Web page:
With tensions in Crimea continuing to swell, so too has friction between the United States and Russian governments. On Monday, President Obama issued an executive order instituting travel bans and freezing the assets of Russian government officials believed to be responsible for Moscow’s military action in Crimea. The President further condemned Russia’s actions as clear violations of international law, hypocritically asserting a noninterventionist standard of international diplomacy that his own administration fails to follow.
"Although Russia has legitimate interest in what happens in a neighboring state," the President noted earlier this month, "that does not give it the right to use force as a means of exerting influence inside of that state." Sound familiar? President Obama made a completely contradictory case in favor of foreign intervention in Libya just two years ago, claiming that "[t]here will be times, though, when our safety is not directly threatened, but our interests and values are." Which is it, Mr. President? Can a country intervene if it has a "legitimate interest" to do so, or not?
The President’s hypocrisy in condemning the Kremlin for violating international law is incredible considering that the European Parliament rebuked the US drone program just two weeks ago, deeming it to violate international law by an overwhelming majority of 534 to 49.
Not more than six months ago, the world also watched as Obama pushed hard for congressional approval to engage in a military attack in Syria. Despite widespread dissension within the US, action in Syria would have violated both international law and the United Nations Charter just like Putin’s actions in Crimea. As David Davenport of Forbes explains, the use of poisonous gas in war is outlawed by a 1925 Geneva Protocol, but that doesn’t forbid its use domestically, no matter how heinous. An expanded Chemical Weapons Treaty, formed in 1993, also exists, but Syria is not a member. Further, the UN Charter only permits military force against another country for reasons of self defense or if it is sanctioned by the Security Council, for which the plan in Syria was not.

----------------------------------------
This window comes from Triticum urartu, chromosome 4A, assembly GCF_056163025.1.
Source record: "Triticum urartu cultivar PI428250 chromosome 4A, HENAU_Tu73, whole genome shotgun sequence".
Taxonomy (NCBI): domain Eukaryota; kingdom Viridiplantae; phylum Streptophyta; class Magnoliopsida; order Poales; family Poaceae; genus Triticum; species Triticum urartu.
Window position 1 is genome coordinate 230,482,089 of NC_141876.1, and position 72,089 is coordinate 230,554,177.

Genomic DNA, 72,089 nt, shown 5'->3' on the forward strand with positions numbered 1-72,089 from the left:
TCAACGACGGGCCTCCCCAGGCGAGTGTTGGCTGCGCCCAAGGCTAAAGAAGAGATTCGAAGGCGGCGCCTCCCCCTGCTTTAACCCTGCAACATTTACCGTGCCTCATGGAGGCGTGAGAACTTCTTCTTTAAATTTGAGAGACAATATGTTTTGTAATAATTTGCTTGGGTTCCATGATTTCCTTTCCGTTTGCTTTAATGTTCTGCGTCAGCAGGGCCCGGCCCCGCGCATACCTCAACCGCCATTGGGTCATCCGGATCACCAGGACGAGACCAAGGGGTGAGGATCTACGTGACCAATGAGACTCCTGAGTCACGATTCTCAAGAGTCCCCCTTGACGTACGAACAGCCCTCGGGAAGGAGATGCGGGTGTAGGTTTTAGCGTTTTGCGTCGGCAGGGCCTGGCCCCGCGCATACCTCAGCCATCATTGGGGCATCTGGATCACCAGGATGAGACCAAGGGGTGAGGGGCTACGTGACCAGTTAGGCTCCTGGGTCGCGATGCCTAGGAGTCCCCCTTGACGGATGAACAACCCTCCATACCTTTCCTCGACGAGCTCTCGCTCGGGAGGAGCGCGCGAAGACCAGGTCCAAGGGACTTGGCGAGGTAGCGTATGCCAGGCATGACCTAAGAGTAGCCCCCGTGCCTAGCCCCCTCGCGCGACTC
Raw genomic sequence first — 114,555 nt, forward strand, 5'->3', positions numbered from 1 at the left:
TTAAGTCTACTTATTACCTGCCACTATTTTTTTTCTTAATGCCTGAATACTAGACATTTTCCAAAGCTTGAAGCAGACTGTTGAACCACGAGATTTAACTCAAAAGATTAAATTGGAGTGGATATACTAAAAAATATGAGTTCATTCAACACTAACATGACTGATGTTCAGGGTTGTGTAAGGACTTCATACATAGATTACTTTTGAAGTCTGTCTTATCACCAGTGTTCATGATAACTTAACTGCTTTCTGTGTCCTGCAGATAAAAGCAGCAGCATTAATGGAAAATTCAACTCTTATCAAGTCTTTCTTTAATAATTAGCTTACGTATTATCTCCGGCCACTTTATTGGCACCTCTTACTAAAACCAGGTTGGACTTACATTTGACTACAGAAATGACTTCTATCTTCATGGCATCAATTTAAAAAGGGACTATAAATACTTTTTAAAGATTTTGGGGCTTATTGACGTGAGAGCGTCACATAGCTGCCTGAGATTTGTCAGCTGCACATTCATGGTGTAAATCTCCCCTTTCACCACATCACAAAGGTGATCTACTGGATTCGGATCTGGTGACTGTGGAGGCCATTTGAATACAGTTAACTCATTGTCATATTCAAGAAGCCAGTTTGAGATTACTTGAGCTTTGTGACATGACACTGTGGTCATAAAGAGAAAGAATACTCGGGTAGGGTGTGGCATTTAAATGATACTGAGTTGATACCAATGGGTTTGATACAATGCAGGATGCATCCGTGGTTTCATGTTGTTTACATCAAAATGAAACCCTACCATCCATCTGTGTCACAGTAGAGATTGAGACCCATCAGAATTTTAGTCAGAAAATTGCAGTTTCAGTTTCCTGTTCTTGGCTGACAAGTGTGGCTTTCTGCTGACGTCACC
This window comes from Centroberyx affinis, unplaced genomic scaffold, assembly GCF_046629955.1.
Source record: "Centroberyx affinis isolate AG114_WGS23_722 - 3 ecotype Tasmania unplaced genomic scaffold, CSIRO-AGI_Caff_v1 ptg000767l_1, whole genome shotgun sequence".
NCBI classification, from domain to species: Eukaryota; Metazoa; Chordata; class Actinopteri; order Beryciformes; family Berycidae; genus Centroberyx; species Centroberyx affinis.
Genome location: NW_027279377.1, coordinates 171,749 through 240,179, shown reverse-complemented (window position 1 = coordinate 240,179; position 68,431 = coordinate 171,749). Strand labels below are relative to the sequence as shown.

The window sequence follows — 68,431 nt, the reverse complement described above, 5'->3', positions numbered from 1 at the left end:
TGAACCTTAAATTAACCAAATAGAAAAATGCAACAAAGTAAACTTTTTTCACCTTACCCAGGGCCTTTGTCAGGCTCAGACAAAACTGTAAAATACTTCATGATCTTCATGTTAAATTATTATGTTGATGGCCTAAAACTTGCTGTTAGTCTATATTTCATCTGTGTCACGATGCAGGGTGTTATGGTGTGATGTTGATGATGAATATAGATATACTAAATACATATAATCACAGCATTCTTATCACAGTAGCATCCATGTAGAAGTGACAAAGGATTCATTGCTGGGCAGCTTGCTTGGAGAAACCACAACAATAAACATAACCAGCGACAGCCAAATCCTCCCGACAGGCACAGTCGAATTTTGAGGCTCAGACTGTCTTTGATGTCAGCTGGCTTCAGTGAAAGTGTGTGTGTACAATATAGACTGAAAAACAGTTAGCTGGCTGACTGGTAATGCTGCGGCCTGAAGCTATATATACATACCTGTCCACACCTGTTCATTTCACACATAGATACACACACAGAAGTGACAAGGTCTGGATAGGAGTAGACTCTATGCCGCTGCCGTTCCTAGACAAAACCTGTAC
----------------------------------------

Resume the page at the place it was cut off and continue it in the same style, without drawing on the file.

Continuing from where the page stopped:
Clearly Obama’s current cries of international law violations in Crimea don’t carry the necessary weight. Yet, that hasn’t stopped Secretary of State John Kerry from echoing his sentiment in support of sanctions.
On CBS’ Face the Nation, Kerry called Putin’s seizing of Crimea as an "incredible act of aggression." Pushing further, he reinforced the country’s current double standard by stating, "You don’t in the 21st century behave in 19th century fashion by invading another country on completely trumped up pretext."
Perhaps President Obama and Secretary Kerry have forgotten about the United States’ foray into Iraq just over a decade ago – for which former President George Bush never sought UN approval – or the recent uncovering of rampant NSA spying internationally, or even Obama’s 2008 election promise to end former President George Bush’s preemptive wars.
It is one thing for a nation to have a vested interest in the outcome of a conflict. However, condemning another nation for actions akin to your own is a whole other hypocritical item. Just as Obama sidestepped UN approval on Syria, he now chastises Russia now for doing the same.
International law is a fickle beast. It’s a set of loose regulations that countries agree to follow, but are really only enforced when it suits them to do so. No one is condoning Russian advances in Crimea, and certainly the merits of such action can be debated another day. In the meantime, the Obama’s administration should stop pretending Russia is the only country playing by 19th century rules.
Andrew Woodbury is a writer, editor, and educator from Toronto, Canada who has lived and worked in Costa Rica for three years. He is a columnist with the PanAm Post, editor with online magazine Overseas Lifestyles, and academic director of Global TESOL College Costa Rica. Andrew’s works have also appeared in The Tico Times, the Costa Rican Times, and he is a regular guest on network radio program This Week in Costa Rica.